Avlon then jumped into stating that Alford’s perspective was a "separate issue."
"I don’t know why it is so hard in our politics today to apply the same standards no matter which political party is in question. You know, you give Republicans a lot of grief for trying to duck debates, I know I do," Avlon said. "You know what? You gotta do the same thing when a Democrat does it for whatever reason."
Avlon added that, although Fetterman should not be the victim of low blows from his opponent, he has an "obligation" to debate Oz in front of his potential constituents.
Over on MSNBC, Puck News senior political correspondent Tara Palmeri said it is "absolutely a weakness" for the Fetterman campaign that its leader is not well enough to go out and campaign. She said it was important for Fetterman to get out and campaign if he is not able to debate, but admitted that the strategy of staying out of the spotlight has been working for him.
She then echoed the words of several other media figures when she surmised that Oz’s comments about Fetterman’s health may turn his health issue from a "weakness" into a "strength."
While Oz himself has expressed hopes for Fetterman's full recovery, his campaign at times has thrown elbows, with an Oz spokesperson at one point suggesting the Democrat wouldn't have had a stroke if he "had ever eaten a vegetable in his life."
KTTH radio host Jason Rantz told Fox News Digital that it's important for Oz to bring up Fetterman's health issues without appearing like he is picking on him, but also knocked the media for "dishonest" news coverage.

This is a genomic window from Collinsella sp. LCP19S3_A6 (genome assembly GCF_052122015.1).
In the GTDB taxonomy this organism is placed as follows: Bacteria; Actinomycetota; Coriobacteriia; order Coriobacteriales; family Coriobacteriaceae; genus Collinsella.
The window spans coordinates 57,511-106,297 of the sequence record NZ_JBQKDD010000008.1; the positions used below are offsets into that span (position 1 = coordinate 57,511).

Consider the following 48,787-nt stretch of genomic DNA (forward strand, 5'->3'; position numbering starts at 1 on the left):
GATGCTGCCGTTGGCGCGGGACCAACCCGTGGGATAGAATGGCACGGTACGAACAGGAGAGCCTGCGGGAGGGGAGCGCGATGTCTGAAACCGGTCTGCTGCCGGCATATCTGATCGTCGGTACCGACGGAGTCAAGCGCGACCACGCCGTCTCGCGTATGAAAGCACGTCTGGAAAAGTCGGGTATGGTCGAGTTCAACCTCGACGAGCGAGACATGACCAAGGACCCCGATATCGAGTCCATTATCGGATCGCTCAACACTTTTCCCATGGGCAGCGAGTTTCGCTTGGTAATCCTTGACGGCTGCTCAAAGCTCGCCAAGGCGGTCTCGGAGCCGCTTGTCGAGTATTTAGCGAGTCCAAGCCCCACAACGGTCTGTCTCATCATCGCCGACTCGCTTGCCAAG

"Journalists find themselves in a pickle. They know Fetterman's health is a clear issue and reasonable concern, but they don't want to hurt his chances of winning. This just reminds us how utterly incapable some journalists are of offering honest news coverage," he said.
DePauw University journalism professor Jeffrey McCall said that sympathetic media coverage of Fetterman’s health is "understandable," but the media need to recognize there is a difference between understanding and holding someone accountable as a candidate.
"We should all be concerned for Fetterman's health, of course, but this seat in the Senate could well determine Senate control, and thus, Fetterman should be expected to demonstrate that he can handle the duties of the office," McCall told Fox News Digital. "Being an effective senator requires being able to debate in committee hearings and on the floor of the Senate. Therefore, Fetterman should be expected to rhetorically engage the public through formal debates and through in-depth media interviews."
He noted that Oz's attempt to get Fetterman to the debate stage came across as "insensitive."
Mainstream media outlets have also provided somewhat solicitous framings in print reports, such as the Washington Post's piece headlined, "Fetterman campaign says stroke recovery factors into fall debate plans."